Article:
What led you to a wine-making career in Thailand?
I started as a cellar hand, vineyard operator. Back then one needed to either have finished an apprenticeship as vintner/wine technician/cellar hand, or do a one-year internship in a winery to be accepted by the university of oenology and viticulture in Geisenheim, Germany. I started studying in 1999.
I wanted to do something creative, that does not bind me to an office for eight hours [a day] and that is not purely crunching numbers or staring at a computer. I always loved nature and good food, and I had tasted wines early with my father during dinner and I liked the smell and taste of it. So I started a long internship after school just to see if I liked it and I fell in love with the work.
It is extreme wine making and viticulture. Very little did we learn and know during university about tropical viticulture. They first vineyards were only planted in 1982 in Thailand. We have shorter daylight periods, we have daily temperatures above 30C, sometimes above 40C. We don’t have four seasons, just hot, hotter, hottest and we have a dry and rainy season.
What challenges do you face growing wine in a monsoon climate?
Dry season starts at the end of October and ends at the beginning of April. Rainy season is pretty much the rest of the year. We won’t get grapes during rainy season but this cycle is important to prepare the plant for the dry season. At the end of October when dry season starts we do a long pruning of four to five buds to get fruit canes that bear fruits. From day of pruning to harvest it takes in tropics roughly 120 days so we usually harvest in February/March. During rainy season we collect rain water in our artificial ponds to use this water for irrigation during dry season.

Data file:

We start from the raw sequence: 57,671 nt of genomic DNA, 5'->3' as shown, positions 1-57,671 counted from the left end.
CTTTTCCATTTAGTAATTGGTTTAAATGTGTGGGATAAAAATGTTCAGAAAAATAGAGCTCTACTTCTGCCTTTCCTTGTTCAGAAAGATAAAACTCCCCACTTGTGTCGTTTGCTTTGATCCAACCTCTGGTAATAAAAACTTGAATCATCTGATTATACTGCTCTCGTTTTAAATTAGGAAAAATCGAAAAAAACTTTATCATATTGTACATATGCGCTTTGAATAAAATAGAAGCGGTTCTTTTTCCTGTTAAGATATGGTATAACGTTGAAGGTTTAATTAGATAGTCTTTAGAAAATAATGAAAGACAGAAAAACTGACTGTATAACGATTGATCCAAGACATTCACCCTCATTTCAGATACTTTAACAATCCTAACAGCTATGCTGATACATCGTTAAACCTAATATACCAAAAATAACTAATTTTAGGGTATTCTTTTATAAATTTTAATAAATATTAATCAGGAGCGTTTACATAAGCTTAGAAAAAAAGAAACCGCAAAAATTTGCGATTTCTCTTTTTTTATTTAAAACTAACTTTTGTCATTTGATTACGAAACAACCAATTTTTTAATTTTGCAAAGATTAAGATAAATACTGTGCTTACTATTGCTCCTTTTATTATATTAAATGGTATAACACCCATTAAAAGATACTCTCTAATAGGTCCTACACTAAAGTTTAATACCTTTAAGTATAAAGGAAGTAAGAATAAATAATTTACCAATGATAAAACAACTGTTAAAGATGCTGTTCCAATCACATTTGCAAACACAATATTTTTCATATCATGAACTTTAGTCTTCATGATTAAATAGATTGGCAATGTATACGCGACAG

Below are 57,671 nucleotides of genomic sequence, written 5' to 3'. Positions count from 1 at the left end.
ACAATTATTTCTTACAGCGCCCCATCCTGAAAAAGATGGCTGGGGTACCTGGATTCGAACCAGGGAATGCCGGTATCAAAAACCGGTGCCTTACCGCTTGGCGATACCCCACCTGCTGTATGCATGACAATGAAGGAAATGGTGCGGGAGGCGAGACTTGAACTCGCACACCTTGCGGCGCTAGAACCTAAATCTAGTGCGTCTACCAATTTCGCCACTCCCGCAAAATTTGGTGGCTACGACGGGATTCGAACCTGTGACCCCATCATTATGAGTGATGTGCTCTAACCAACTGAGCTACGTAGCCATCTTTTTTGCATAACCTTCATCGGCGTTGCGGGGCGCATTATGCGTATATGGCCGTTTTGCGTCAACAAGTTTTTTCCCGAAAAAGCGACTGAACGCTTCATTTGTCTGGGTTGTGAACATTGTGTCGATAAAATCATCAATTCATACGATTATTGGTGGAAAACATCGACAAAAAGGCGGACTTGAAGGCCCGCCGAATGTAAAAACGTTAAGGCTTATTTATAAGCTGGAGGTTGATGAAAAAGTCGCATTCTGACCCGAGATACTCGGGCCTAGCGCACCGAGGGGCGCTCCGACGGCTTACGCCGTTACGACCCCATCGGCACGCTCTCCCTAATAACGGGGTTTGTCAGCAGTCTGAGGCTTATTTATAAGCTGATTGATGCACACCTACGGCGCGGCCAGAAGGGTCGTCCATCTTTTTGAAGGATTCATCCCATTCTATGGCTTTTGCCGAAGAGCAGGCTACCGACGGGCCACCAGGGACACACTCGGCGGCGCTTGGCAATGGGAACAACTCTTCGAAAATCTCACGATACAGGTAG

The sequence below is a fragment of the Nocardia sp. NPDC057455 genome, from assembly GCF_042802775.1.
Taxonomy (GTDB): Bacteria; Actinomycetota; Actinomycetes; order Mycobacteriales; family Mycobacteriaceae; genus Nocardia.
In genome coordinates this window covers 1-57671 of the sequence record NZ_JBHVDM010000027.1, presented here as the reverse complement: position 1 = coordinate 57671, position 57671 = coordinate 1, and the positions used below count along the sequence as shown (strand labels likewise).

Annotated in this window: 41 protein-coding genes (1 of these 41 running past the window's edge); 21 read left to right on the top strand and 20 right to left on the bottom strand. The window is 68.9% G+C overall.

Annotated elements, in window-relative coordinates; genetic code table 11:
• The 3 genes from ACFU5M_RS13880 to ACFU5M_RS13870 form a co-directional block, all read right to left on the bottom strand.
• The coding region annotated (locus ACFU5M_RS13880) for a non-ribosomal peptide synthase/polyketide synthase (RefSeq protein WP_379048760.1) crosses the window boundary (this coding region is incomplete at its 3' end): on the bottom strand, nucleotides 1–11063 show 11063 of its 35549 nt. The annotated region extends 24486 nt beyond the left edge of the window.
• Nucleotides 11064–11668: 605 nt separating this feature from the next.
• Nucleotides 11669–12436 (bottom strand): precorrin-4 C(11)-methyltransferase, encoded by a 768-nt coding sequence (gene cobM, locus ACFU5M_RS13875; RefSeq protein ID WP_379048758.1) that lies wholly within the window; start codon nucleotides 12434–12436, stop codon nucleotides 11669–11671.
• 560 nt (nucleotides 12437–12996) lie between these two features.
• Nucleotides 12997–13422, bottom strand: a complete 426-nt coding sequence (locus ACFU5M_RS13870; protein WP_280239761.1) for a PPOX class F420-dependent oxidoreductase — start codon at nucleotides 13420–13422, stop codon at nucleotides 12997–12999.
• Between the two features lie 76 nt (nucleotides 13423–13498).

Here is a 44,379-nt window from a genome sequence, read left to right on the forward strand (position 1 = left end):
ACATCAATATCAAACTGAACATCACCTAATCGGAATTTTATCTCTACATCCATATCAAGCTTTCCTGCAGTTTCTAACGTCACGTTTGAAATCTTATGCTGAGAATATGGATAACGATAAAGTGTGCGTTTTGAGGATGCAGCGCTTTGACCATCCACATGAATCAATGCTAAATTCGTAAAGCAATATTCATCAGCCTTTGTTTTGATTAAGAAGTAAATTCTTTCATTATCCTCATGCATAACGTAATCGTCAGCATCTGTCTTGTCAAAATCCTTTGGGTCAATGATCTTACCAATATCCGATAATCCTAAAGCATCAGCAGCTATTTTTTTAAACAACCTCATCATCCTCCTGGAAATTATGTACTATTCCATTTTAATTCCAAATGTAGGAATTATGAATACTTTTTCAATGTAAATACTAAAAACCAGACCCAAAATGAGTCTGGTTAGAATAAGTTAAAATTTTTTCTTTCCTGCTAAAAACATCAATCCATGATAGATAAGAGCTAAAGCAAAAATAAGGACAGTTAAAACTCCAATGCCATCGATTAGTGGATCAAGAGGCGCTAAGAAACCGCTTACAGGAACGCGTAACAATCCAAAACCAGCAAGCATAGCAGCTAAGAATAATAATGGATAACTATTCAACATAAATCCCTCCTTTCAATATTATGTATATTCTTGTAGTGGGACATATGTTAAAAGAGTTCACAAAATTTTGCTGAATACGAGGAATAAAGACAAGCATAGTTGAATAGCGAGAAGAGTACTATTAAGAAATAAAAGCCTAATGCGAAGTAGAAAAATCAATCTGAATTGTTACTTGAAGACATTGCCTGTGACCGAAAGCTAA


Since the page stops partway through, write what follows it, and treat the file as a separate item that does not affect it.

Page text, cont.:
During the rainy season, we only do the vegetative cycle, no crop. If we were to do two harvests a year we would stress the plants a lot so the two cycle/one crop concept works well for us. We want quality not quantity.
We have tested hundreds of varietals in the past years. The varietals that perform best in tropical [climates] are still Colombard, Chenin Blanc, Shiraz, Dornfelder and Muscat.
What is your favourite type of wine and what Thai dishes would you pair it with?
I go by phases. Generally for hot climates I prefer whites and roses or light reds. I am a fan of our Colombard which is the perfect match for spicy seafood salads and fish dishes. Our White Shiraz is lovely with phad Thai and red curries. We do two barrique cuvées, white and red, which we match with Western food and non-spicy food since too tannic wines and too alcoholic wines usually don’t match well with spicy food.